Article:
As you can see, the popular belief is merely a slightly different wording for expressing relativism. The popular belief goes a step further than just stating relativism, however, and seeks to defend relativism by stating the 'ought nots'. As we have seen this is a self-defeating exercise ' since relativism states there are no 'oughts' (no universal moral standard by which to judge right and wrong for human beliefs or behavior), how can there be 'ought nots'? The Popular Belief piggy-backs quite closely with relativism since it promotes the following idea - that a person should not be pressured to hold a different moral or existential belief or adopt a behavior that they did not hold before the person desiring to use reason to examine their belief approached them, since there are no universal truths that apply to all human beings. In this article, this author has used reasoned arguments to demonstrate that this belief is false - it is self-defeating or self-contradictory.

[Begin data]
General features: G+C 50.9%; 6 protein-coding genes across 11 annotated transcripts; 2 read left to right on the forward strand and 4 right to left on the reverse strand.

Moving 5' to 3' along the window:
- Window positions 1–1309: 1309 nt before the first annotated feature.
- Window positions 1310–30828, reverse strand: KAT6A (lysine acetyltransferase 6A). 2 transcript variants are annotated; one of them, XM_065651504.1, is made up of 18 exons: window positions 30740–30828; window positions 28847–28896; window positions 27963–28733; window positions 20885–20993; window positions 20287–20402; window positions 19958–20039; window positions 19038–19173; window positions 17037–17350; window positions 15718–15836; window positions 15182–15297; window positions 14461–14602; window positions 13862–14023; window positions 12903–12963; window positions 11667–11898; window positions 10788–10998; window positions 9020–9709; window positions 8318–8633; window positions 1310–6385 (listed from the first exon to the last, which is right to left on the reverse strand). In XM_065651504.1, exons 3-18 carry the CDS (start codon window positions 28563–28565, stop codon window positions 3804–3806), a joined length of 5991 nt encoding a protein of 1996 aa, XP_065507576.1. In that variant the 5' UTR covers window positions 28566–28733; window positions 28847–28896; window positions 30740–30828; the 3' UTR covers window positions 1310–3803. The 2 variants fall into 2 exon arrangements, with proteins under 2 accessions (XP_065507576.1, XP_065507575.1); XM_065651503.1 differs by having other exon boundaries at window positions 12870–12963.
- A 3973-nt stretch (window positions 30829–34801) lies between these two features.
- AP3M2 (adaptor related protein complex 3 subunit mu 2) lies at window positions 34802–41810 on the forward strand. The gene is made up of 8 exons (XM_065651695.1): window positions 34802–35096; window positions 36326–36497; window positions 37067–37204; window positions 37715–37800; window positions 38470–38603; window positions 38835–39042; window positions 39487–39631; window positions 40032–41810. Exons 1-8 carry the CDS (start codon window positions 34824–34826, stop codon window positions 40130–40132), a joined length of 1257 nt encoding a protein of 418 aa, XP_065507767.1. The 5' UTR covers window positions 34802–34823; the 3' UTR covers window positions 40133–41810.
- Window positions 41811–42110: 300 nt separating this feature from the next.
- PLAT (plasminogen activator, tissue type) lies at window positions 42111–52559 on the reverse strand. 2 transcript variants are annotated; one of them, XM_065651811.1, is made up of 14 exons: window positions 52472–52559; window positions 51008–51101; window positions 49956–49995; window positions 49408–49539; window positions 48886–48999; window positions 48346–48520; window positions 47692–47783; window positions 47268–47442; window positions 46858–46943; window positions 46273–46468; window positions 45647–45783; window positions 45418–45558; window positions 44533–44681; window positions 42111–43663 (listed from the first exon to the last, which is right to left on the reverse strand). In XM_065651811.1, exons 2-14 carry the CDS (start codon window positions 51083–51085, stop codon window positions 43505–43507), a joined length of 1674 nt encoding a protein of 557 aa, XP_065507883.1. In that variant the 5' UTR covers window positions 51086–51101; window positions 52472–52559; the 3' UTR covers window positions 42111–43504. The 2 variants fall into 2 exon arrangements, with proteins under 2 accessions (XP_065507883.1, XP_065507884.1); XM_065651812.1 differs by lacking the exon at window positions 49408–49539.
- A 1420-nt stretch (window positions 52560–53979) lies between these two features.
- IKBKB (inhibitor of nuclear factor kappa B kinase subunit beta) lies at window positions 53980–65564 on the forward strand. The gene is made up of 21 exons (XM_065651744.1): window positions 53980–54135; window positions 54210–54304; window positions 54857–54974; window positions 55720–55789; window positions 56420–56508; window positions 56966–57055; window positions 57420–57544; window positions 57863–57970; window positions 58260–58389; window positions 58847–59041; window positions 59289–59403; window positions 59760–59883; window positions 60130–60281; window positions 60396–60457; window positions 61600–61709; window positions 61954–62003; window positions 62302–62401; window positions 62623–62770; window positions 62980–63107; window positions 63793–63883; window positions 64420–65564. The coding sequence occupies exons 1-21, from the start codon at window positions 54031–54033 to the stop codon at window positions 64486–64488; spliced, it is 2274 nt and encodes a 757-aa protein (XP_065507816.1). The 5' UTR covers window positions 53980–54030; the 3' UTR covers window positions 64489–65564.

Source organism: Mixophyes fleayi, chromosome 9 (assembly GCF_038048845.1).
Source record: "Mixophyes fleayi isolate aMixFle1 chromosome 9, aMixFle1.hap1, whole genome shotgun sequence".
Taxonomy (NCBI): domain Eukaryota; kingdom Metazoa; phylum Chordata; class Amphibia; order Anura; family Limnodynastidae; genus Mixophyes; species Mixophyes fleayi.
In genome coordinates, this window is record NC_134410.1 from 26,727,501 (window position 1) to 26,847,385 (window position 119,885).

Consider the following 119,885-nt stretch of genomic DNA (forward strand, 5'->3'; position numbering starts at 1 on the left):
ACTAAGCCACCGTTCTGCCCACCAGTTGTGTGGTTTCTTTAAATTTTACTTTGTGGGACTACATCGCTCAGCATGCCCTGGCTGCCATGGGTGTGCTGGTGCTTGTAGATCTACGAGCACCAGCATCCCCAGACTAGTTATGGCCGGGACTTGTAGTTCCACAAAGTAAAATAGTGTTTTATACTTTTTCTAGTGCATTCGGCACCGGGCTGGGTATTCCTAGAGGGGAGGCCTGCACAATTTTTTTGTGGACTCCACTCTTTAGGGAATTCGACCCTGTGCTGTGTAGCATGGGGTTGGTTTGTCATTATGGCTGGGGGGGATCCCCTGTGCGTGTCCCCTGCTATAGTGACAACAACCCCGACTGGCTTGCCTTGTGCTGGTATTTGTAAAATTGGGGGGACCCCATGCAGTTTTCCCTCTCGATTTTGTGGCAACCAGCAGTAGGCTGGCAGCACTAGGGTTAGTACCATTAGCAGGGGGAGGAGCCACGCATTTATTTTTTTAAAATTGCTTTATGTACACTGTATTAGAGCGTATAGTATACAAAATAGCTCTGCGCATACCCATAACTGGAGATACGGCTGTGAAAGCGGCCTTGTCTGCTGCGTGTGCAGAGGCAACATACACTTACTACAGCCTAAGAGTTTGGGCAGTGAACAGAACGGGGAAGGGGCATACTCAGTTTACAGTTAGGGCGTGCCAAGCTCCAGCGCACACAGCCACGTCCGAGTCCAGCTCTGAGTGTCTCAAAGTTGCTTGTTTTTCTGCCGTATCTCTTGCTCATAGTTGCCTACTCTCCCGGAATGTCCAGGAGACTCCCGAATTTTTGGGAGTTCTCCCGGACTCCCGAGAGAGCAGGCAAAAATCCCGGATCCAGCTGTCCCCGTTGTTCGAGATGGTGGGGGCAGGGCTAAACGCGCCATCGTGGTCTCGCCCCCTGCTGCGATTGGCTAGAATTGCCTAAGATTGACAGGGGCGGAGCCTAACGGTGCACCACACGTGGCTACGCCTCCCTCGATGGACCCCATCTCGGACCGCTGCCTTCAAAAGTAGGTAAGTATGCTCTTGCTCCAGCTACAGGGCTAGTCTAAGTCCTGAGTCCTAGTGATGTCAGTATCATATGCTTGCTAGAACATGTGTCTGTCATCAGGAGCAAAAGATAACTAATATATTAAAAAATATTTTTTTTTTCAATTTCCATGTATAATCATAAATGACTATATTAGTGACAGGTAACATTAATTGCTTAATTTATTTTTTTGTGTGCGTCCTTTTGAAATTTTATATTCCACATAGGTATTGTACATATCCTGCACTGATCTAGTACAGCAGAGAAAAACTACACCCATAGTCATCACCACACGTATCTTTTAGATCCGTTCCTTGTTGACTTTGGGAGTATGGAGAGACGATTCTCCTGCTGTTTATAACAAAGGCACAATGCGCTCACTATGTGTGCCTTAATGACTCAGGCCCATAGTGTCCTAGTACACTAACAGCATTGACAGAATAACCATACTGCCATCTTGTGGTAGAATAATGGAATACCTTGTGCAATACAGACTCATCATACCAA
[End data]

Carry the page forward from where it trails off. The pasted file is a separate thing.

To recap, since relativism as a guiding belief applied to human morality, ethics or existentialism (and by extension its derived popular belief) says that there are no absolute truths that apply to collective humanity, then to declare a foul by stating a person 'ought not' believe or behave in a certain manner is to state a contradiction according to the law of logic. A consistent relativist contradicts themselves when they say to another person, 'you should not believe that' or, 'you ought not to do that'. And if asked by the person who is receiving the relativist's correction, 'why not?', a relativist who answers with anything other than, 'because I say so' (and thus identify themselves as the standard) will contradict themselves.
From a slightly different perspective, any statement of the nature of a judgment such as 'that is wrong' by a person who claims to hold or believe the popular belief (or its parent, moral or existential relativism) is a self-defeating statement and thus is false.
Tolerance: All People Need to Be Tolerant of Others
The concept of tolerance is very popular and is very similar to the popular belief already looked at. Below are three versions or definitions for a 'tolerant person':
'To be a tolerant person, you must accept all other people's beliefs or behaviors, and if you cannot accept something, you must not express disapproval towards the person(s) who hold the belief or engage in the behavior.'